The Orlando Sentinel from Orlando, Florida on December 29, 1979 · Page 43
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The Orlando Sentinel from Orlando, Florida · Page 43

Orlando, Florida
Issue Date:
Saturday, December 29, 1979
Page 43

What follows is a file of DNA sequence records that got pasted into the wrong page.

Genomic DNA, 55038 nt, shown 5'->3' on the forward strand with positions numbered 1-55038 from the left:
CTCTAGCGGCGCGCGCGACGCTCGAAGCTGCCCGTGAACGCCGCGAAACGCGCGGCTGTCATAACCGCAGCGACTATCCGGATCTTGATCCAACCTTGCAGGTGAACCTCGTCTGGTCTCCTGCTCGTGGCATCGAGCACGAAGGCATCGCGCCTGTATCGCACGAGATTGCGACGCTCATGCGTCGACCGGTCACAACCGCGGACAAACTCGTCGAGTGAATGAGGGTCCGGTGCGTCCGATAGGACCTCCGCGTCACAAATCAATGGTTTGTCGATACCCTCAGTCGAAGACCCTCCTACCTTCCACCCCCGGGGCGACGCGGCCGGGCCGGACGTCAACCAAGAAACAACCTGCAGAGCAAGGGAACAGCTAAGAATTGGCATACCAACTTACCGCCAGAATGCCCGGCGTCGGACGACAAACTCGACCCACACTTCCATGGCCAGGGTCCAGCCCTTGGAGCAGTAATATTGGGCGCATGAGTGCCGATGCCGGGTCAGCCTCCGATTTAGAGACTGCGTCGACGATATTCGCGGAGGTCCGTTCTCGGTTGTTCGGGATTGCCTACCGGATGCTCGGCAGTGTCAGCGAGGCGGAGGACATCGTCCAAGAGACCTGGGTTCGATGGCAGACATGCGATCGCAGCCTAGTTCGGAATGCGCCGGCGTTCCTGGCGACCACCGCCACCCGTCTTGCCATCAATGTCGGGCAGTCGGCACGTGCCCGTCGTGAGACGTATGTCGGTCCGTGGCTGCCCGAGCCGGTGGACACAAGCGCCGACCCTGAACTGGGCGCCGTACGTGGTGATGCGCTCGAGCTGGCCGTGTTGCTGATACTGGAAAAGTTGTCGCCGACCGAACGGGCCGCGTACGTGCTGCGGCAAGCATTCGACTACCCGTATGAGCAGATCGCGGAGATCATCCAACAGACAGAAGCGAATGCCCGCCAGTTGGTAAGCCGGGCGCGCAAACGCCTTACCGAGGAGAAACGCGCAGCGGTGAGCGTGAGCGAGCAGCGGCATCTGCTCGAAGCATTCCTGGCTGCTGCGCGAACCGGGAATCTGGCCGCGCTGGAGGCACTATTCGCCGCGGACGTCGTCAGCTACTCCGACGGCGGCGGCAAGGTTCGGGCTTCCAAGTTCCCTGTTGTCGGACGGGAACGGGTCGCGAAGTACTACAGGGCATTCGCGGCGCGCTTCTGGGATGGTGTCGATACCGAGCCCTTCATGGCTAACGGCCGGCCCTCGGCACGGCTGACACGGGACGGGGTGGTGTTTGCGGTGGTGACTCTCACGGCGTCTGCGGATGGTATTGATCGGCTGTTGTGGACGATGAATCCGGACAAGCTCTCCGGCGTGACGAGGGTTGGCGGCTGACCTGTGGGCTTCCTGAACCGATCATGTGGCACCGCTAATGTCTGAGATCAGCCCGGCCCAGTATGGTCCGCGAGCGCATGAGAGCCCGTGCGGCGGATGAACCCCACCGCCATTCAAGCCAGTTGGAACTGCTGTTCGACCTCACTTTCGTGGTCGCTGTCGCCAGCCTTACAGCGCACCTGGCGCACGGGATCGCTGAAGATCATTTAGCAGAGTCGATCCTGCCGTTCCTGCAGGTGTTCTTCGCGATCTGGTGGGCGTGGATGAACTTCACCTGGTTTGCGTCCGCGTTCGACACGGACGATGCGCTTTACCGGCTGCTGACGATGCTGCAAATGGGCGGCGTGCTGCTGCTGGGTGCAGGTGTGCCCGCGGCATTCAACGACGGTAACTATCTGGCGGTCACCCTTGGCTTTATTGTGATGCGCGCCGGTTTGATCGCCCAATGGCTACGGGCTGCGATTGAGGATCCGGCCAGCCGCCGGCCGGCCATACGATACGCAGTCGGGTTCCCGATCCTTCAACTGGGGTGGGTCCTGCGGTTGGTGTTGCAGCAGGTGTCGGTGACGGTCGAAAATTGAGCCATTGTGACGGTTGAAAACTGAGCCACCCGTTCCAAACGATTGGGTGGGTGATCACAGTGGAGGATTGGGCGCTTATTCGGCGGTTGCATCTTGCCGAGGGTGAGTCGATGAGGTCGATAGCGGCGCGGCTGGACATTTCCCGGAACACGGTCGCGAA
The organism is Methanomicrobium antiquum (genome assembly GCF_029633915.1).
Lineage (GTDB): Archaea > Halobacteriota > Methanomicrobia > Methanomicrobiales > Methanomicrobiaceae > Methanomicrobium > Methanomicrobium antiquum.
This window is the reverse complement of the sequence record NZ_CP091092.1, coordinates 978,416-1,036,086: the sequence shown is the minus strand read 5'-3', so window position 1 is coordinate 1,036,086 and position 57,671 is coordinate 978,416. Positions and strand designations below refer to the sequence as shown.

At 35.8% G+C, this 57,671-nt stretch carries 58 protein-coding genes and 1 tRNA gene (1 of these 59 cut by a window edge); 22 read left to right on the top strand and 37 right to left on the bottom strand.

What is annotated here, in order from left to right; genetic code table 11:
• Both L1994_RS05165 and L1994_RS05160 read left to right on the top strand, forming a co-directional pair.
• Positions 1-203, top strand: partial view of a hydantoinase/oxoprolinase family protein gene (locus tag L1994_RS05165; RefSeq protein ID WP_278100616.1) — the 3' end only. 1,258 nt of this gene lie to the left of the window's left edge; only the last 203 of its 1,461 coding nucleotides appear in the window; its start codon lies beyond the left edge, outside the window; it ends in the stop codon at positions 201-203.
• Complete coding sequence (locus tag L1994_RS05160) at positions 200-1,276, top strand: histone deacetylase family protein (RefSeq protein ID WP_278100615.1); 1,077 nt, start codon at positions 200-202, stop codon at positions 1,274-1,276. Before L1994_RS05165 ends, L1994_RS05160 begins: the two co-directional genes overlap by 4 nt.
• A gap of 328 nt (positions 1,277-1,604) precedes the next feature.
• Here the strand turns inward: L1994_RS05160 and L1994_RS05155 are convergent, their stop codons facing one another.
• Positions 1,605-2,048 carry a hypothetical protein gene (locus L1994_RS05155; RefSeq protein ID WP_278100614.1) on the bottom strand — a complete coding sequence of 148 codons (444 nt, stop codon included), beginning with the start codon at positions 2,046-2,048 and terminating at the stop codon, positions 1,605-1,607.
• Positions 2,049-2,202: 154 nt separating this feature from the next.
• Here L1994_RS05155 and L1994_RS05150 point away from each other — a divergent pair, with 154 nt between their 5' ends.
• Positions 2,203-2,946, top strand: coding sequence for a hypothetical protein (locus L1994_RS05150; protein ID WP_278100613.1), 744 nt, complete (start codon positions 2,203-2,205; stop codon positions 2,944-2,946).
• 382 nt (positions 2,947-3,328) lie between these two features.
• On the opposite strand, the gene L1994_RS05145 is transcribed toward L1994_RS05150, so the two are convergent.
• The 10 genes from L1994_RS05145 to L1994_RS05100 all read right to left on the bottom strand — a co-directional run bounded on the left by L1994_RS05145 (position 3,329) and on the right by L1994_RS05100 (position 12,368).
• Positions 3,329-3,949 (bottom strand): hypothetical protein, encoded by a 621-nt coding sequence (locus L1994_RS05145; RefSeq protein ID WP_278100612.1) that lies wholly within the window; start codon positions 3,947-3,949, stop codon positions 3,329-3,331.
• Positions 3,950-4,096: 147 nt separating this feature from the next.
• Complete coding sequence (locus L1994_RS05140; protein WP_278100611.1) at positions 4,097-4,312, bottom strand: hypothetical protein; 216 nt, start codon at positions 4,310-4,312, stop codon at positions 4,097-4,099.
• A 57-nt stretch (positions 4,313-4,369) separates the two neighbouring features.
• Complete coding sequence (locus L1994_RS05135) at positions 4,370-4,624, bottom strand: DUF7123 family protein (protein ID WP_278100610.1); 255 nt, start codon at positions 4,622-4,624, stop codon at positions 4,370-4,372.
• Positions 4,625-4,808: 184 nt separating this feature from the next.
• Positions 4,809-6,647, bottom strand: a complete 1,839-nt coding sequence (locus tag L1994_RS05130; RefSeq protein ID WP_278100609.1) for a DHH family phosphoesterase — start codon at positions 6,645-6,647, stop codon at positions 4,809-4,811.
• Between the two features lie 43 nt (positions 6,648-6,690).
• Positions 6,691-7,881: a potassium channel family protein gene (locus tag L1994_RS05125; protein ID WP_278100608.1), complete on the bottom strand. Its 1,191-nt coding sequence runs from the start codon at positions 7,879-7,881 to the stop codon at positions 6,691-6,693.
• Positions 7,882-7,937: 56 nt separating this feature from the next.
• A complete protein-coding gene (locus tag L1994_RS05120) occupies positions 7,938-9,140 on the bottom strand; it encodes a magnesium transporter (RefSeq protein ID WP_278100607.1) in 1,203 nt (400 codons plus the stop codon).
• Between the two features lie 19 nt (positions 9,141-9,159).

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Sports Sentinel Star Orlando, Florida C Saturday. December 29, 1979 Financial McKay, Vermeil march to own drummers TAMPA Dick Vermeil and John McKay are men of short stature. If they were even shorter and lived in more magical fimes, one might be called "Happy" and the other "Grumpy." Dick, "Happy" Vermeil is a 43-year-old cheerleader, who looks younger than he is. He radiates enthusiasm. If he didn't have inordinate skill as a football coach, he would surely be the president of some team's booster club. Vermeil talks about "Eagle fever," and he means it. j John "Grumpy" McKay is a 55-year-old comic curmudgeon, who is the oldest coach in the NFL. If he didn't have inordinate skill as a football coach, he would either be a sensational stand-up comedian or a hermit atop Mount Everest. McKay says: "A genius in the NFL is a coach who won last week and the corollary is that a dumb S.O.B. in the NFL is a coach who lost last week." And he means that, too. Vermeil and McKay almost met Friday. Vermeil flew in from Philadelphia with his football team, did a few cheers and reported for a press conference. McKay had been interveiwed two hours earlier but was already somewhere on the front nine of his favorite country club. "I have things to do," said McKay. "I'm going to play golf and will probably do well because I'm all pumped up for this game." Vermeil just smiles at remarks like that. Jerry Greene Tm used to them." Today Vermeil will lead his Philadelphia Eagles against McKay's Tampa Bay Buccaneers in the first round of the NFL playoffs. Take no prisoners and all that. They have done battle before. A few years back, McKay was the resident builder of national championships at Southern Cal. They met when Vermeil spent a few minutes at UCLA while rapidly working his way up the coaching ladder from high school to junior college to college to pros, back to college, and to pros again. In 1974, McKay's Trojans defeated Vermeil's UCLA team 34-9 on the way to McKay's fourth national championship. But, in 1975, Vermeil got 25-22 revenge in the last regular season collegiate game for both coaches. McKay went to Tampa Bay and took four years to build a playoff team from scratch. Vermeil went to Philly and took three years to build a playoff contender out of a broken-down club. Amazingly, they claim to be friends. In fact, McKay calls Vermeil one of his four friends in the NFL. More than one caustic reporter has already expressed surprise at finding out McKay had that many friends. Perhaps opposites do attract. In any case, their mutual success is proof there is always more than one road to take to the top of the mountain. Vermeil, who probably helps Boy Scouts across the street, will say nothing derogatory about McKay. He praises McKay for his success. But, at the same time, Vermeil always gets that funny smile whenever someone mentions a caustic McKay one-liner. It's the kind of forgiving smile a religious zealot uses to blind you as he stands at your door with a handful of pamphlets. "I understand," says the smile. "You may be misguided, but I understand." Vermeil is a very nice man who can Greene, Page S-D 4 - - IK Ml til "4 5? A SOT II If 4 Stntlntl Star graphic ""f If you don't have one of these forget it. Bucs in deep water in tackling Eagles By JERRY GREENE Sntint Ster TAMPA Already farther from shore than anyone believed possible, the Tampa Bay Buccaneers head into the deep waters of the NFL playoffs today. Rated eighth in an eight-team field, the Bucs are among a pack of sharks. The patsies which dominated their schedule are gone, consumed during the 16-game season. Fins to the left, fins to the right, and the Bucs are the only bait in town. Today's visiting predators are the ' Philadelphia Eagles. A wildcard winner over Chicago last week, they sport a 12-5 record and are four-point favorites to beat the Bucs despite the urging of a sellout crowd at Tampa Stadium. The Bucs are 10-6 and NFC Central Division champions. Neither their record nor their title have generated any national respect. "When you've been oh-and-26, how can that be forgotten?" said Buc Coach John McKay, a year ahead of his promise to make the fledgling Bucs contenders in five years. "We now look upon that record with fondness, because many people still underestimate us." This will be the first time the Bucs have had full national television exposure. The players are fired up about proving to America that they are something more than a Odds: Philadelphia 4 over Tampa Bay Radio: WDBO-AM, 580 -TV: WDBO-6 When: 12:30 p.m. today Significance: Winner advances to NFC title game Johnny Carson joke. McKay isn't concerned. "I don't give a damn about our national TV image," said McKay Friday. "And I don't care about Philadelphia. I just worry about us." Understandable as the Bucs have been their own biggest worry all season. Mistakes on offense and special teams have been their Achilles' heel. Otherwise, the teams are remarkably alike. "I told our squad it will be like an intrasquad scrimmage," said Eagle Coach Dick Vermeil. Statistically, Tampa Bay has the edge even on offense. Most Buc fans would be amazed to discover -their sputtering offense actually gained 17 more yards than the Eagles 15 rushing and 2 passing. But Philadelphia used its yardage to score 66 more points. As Vermeil said: "Obviously, Tampa Bay hurt itself more than we did with mistakes this season." The strength-vs.-strength battle will be when Philadelphia's offense faces Tampa Bay's defense, ranked 24 No. 1 in the NFL in most significant catagories.' . The key here is Wilbert Mont- gomery, who gained 100 or more yards in seven games this year for the Eagles. Vermeil makes it clear he wants to run on the Bucs, and Montgomery is the only running threat they have but he's a great one. I'd like to run 42 times and pass " said Vermeil. "That would be perfect. I can't think of a game in three years that we've run 40 times and lost." , Buc stats support his plan. Tampa Bay opponents rushed 40 times or more in just four games this year and the Bucs lost all four. And the Buc defense held foes to less than 30 rushes in seven games and won six of those. If Montgomery can't run, Ron "Polish Rifle" Jaworski must pass. And if the Eagles must pass, they'll look for 6-foot-8 Harold Carmi-chael, who will be opposing BuC cornerbacks Mike Washington (6-feet-3) and Jeris White (5-feet-ll). "I played basketball," said the reticent Washington, "and I think we can stop him." The Eagles also will look for tight end Keith Krepfle over the middle and, on third downs especially, running back Billy Campfield. Philadelphia has a veteran line 1 A J4 i : J 3 ; ' '' If J r:i'i rl ' - if At I .... ,. . .-. . I 1 " " "' " Aitocimd Pun bum, Past s-D Eagle Coach Dick Vermeil, in contrast to Buc Coach John McKay, is a cheerleader. 'Jordham' glad end in sight By BILL BUCHALTER AtMcutt Sporta Editor MIAMI It's the last hurrah. The final friendly confrontation. A fateful, fleeting, frenzied moment of nostalgia that can never be taken away, replaced or repeated. It's the final football game for the two-headed Florida State quarterback Wally Jim Jordham. No hints. No words. No stepping to the front to determine the starter for Tuesday night's Orange Bowl showdown with Oklahoma. Just the last time Jimmy Jordan or Wally Woodham will share the quarterbacking duties in Florida State's unusual, unique two-QB system. And, perhaps not surprisingly, it brings a sigh of relief to Woodham, Jordan and Bobby Bowden, the coach who created this four-armed puzzle for defenses to solve. Truthfully, honestly," Woodham began, "we've had to live with it and it hasn't been easy. It was espe cially hard at first as sophomores. North Carolina nips Michigan in Gator V,. " U, Pagt 5-0 Florida State All American Ron Simmons works out in Orange Bowl preparation. UnMtd PrmlnferiMtiOMl JACKSONVILLE Quarterback Matt Kupec led underdog North Carolina on a 97-yard scoring drive in the third quarter Friday night and a fired up defense forced four Michigan turnovers in the final pe riod to give the Tar Heels a 17-15 Gator Bowl victory over the Wolverines who failed on a two-point conversion try with 1:28 left to play. Kupec completed six out of seven passes including a 12-yard touchdown strike to wide receiver Phil Farris with 2:19 left in the third quarter to give North Carolina its first lead in the bowl game. The drive, which consumed more than six minutes, started back on the Tar Heels three-yard line following a tripping penalty on the return of a long punt by Michigan's Bryan Virgil. Michigan's hope for regaining the lead was thwarted in the final period when North Carolina came up with two pass interceptions and two fumble recoveries but Michigan did close within tying distance on a 30 yard touchdown pass from quarterback B. J. Dickey to Antho ny Carter. But the attempted two. point pass was broken up. The 14th-ranked Wolverines built ' a 9-0 lead before starting quarterback John Wangler went out midway through the second quarter with torn ligaments in his right knee. With Wangler, who completed six of eight passes for 203 yards while at the throttle, the Wolverines opened the scoring in the first , minute of the second period on a 20-yard field goal by Virgil and widened that lead with 9 47 left in the half on a 53-yard pass from Wan-pier to Carter, who was wide opett at the North Carolina 20 and streaked untouched into the end zone. However the Wolverines missed the extra point and that was the play which forced them to go for the two pointer late in the contest. Wangler was injured while being sacked back at the Michigan three-yard line and the next time North Carolina pot the bal' at the Michigan 43. the Tar HtV marched In for their first serve w'lh Doug Pas chal go'-, t! fin?! rd and Jeff lidyi s adding thp extra point to cut the margin to 9 7 with 4:46 left in the half.